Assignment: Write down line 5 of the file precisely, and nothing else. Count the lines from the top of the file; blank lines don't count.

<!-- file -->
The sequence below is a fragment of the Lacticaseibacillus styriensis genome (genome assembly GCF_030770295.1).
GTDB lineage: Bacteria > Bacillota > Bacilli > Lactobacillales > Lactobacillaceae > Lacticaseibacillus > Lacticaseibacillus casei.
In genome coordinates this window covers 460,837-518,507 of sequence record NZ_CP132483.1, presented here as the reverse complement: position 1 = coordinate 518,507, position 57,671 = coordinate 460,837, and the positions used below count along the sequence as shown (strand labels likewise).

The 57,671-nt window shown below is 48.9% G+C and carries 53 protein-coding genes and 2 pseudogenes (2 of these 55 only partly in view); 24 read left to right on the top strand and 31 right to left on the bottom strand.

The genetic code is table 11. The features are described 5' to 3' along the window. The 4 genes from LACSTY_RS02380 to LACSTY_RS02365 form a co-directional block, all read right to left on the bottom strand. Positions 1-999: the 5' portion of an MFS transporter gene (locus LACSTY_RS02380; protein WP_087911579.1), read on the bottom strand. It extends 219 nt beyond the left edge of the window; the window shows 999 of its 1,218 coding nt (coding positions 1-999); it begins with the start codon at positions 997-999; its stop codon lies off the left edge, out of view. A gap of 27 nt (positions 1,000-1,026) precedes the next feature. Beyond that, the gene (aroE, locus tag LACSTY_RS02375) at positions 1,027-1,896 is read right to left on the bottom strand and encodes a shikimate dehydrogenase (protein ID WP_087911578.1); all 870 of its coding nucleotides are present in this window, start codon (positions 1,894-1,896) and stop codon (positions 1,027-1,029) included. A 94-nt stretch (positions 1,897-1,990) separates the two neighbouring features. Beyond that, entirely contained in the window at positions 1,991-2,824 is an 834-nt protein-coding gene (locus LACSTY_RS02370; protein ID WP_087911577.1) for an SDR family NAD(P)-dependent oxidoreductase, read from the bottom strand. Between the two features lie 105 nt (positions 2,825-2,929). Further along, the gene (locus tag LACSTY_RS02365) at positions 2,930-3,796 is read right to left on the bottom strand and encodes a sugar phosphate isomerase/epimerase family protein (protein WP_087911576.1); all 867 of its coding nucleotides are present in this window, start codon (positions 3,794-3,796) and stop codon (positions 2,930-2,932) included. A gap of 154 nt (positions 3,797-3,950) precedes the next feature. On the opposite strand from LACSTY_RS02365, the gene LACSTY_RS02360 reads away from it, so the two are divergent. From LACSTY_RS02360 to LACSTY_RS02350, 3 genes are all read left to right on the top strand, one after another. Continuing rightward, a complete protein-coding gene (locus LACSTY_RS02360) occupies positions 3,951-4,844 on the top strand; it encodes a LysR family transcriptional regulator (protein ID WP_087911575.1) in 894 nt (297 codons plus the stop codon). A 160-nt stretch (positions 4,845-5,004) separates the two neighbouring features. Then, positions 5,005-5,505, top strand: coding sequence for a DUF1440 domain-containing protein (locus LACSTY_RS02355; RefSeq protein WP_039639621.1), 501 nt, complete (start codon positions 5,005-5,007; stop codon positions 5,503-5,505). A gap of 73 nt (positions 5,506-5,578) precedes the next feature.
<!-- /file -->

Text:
The genetic code is table 11. The features are described 5' to 3' along the window. The 4 genes from LACSTY_RS02380 to LACSTY_RS02365 form a co-directional block, all read right to left on the bottom strand. Positions 1-999: the 5' portion of an MFS transporter gene (locus LACSTY_RS02380; protein WP_087911579.1), read on the bottom strand. It extends 219 nt beyond the left edge of the window; the window shows 999 of its 1,218 coding nt (coding positions 1-999); it begins with the start codon at positions 997-999; its stop codon lies off the left edge, out of view. A gap of 27 nt (positions 1,000-1,026) precedes the next feature. Beyond that, the gene (aroE, locus tag LACSTY_RS02375) at positions 1,027-1,896 is read right to left on the bottom strand and encodes a shikimate dehydrogenase (protein ID WP_087911578.1); all 870 of its coding nucleotides are present in this window, start codon (positions 1,894-1,896) and stop codon (positions 1,027-1,029) included. A 94-nt stretch (positions 1,897-1,990) separates the two neighbouring features. Beyond that, entirely contained in the window at positions 1,991-2,824 is an 834-nt protein-coding gene (locus LACSTY_RS02370; protein ID WP_087911577.1) for an SDR family NAD(P)-dependent oxidoreductase, read from the bottom strand. Between the two features lie 105 nt (positions 2,825-2,929). Further along, the gene (locus tag LACSTY_RS02365) at positions 2,930-3,796 is read right to left on the bottom strand and encodes a sugar phosphate isomerase/epimerase family protein (protein WP_087911576.1); all 867 of its coding nucleotides are present in this window, start codon (positions 3,794-3,796) and stop codon (positions 2,930-2,932) included. A gap of 154 nt (positions 3,797-3,950) precedes the next feature. On the opposite strand from LACSTY_RS02365, the gene LACSTY_RS02360 reads away from it, so the two are divergent. From LACSTY_RS02360 to LACSTY_RS02350, 3 genes are all read left to right on the top strand, one after another. Continuing rightward, a complete protein-coding gene (locus LACSTY_RS02360) occupies positions 3,951-4,844 on the top strand; it encodes a LysR family transcriptional regulator (protein ID WP_087911575.1) in 894 nt (297 codons plus the stop codon). A 160-nt stretch (positions 4,845-5,004) separates the two neighbouring features. Then, positions 5,005-5,505, top strand: coding sequence for a DUF1440 domain-containing protein (locus LACSTY_RS02355; RefSeq protein WP_039639621.1), 501 nt, complete (start codon positions 5,005-5,007; stop codon positions 5,503-5,505). A gap of 73 nt (positions 5,506-5,578) precedes the next feature.